What you wrote I totally agree. I m diehard pti guy and I was not expecting this from ik. I am not taking his side but I think may he does notvwanted to get into this controversy in the beginning specially when American secretary and Chinese foreign minister was visiting so to avoid he took this decision. It is wrong but not end of the worldRecommend

  • Saleem

    Didar I think let him breathe and we should give him margin of error and we should think big and his intentionsRecommend

  • Karachiite Insafian

    I agree 100% with what you said. Hopefully this was just a tactical retreat. Naya Pakistan is a Pakistan where everyone regardless of religion is treated equally.Recommend

  • NavedSiddiqi

    A refreshingly honest piece, expressing hope and expressing fear. Thank you for writing this.

    Good Leadership. It’s what the country more truly voted for. And leadership requires a series of strong and necessary steps to be taken, and things to be said, that will be uncomfortable.

    Pakistan needs some tough love, not blind adulation, from its voices overseas who understand the important relationship between a country’s social progress and its commitment to civil liberty.

    But time doesn’t wait for leadership, and there for me lies a huge worry.Recommend

  • Kamran Bukhari

    You are contradicting yourself. In the same sentence you say they’re not a minority, yet you want them to admit that they are. Mian earned his spot fair and square for the position. Having to self-identify your faith for that spot is not the pre-requisite. The best person for the job did not get the job. It is not the loss of that person, its our loss. While you live in your ‘bubble’ of self-definition, someone else might be bottling you in their own version of ‘they’ to discriminate against you. Good luck, and hopefully you enlighten your mind outside of the bubble.Recommend

  • Kamran Bukhari

    Dont take it personally dear. His speech was address to a lot more people than just ‘Didar Ali’Recommend

  • Syed

    I wish I could have written this letter.Totally believe the religious beliefs and practises are the personal matters of individual .The State should be obliged to extend equal opprtunity to its citzens. The only way to progress is merit based opportunites for the citizens of the country.I was a staunch supporter of of IK but he got defeated by clerics preaching hatred. So with a heavy heart good bye IKRecommend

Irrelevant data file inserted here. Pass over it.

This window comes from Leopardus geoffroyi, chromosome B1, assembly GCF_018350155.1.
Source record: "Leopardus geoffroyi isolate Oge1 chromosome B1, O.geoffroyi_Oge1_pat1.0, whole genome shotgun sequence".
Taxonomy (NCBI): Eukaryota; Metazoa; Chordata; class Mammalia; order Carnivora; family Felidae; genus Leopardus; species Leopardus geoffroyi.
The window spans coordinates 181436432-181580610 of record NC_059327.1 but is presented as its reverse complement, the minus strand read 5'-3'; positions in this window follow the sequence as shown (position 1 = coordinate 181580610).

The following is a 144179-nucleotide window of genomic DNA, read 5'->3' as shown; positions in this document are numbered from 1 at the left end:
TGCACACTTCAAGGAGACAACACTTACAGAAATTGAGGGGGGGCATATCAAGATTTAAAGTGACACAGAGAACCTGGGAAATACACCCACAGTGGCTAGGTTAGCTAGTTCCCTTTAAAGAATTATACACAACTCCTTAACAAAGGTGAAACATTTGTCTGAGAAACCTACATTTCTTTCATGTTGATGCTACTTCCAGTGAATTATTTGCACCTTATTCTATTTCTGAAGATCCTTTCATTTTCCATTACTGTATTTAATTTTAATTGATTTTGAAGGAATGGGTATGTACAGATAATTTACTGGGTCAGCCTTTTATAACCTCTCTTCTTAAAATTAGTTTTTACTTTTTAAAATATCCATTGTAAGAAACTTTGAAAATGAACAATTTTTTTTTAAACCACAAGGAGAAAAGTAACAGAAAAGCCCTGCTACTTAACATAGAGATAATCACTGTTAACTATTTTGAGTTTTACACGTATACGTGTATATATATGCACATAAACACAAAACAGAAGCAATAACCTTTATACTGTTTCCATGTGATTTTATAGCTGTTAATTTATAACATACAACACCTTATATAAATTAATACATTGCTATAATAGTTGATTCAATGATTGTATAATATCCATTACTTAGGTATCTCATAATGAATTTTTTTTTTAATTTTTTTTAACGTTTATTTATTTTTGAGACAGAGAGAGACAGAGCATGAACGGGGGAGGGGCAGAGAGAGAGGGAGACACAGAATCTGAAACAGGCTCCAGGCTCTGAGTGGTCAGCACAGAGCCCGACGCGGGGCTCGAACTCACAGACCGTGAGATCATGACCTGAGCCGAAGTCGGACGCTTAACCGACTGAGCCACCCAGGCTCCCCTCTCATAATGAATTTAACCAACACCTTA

• numbersnumbers

    Wow, so Ahmadis are not a religious minority in Pakistan!
    Any proof of that?Recommend

  • Usman wayn

    Dear writer you have raised the voice of million of IK followeres who have sames thoughts. Equality and respect to all faiths. I will say IK has rightly withdraw. We as nation not ready to be at this level. Socity values and morals come with time and it takes decades. We will reach back to our Quaid’s dream. Pakistan for all FAITHS In Sha Allah.
    We simplly dont shut our voice.Recommend

  • jssidhoo

    Imran needs to learn a very basic principle of management , never give an order that you are not sure you can have implemented. Taking back orders weakens your supporters and strengthens the opposition .Recommend

  • Patwari

    See, contrary to your toxic hate, the Paks respect Gandhiji. He was a great leader.
    The day they killed him, was the long slide of Hindustan into bitterness, hate and
    carrying the baggage 1,200 years of Muslim rule. That’s your karma, your pramukh
    viphalataon. No escaping that.
    The world sees it in Assam, Meghalaya, Manipur, Ladakh, Kerala, Tamil Nadu, West
    Bengal, Aunachal Pradesh. …that adds up to 64 insurgencies. Plus the Mother of all
    Bharati insurgencies, Kashmir.
    May whatever gods you pray to , have mercy on you.Recommend

  • rumi52

    On paper Mian was a good appointment but in reality it was not. Someone in the PTI should have realized Pakistan is not yet ready for this. Mian had to go for the greater good, at this stage PTI needs to concentrate on developmental issues such as health and education. The opposition needs petty excuses to bash the Imran Khan and distract the public from real issues. PTI needs to slowly change the atmosphere in Pakistan. As they say in English, Rome was not built in a day. Maybe in 10 years time the appointment of an Atif Mian will not be controversial.Recommend

  • kalyan chatterjee

    you are quite right. Only one error – I have no toxic hate. We all must learn to face facts.Recommend

  • kalyan chatterjee

    I am not talking from Hindu-Muslim angle. None of us – Hindus, Muslims or any other religion follower – should be slaves of extremists and fundamentalists. If I have got it right, Atif Mian had to leave under pressure from Muslim fundamentalists in Pakistan. In India there are Hindu fundamentalists who would like to treat Muslims as slaves. Those Hindus who oppose this and would like everyone to be treated equally regardless of religious persuasion are branded as ‘urban naxals’ (leftist) and are being put in jails.Recommend

  • Mehwish Saleh

    Hope Pakistan get progress and development.Recommend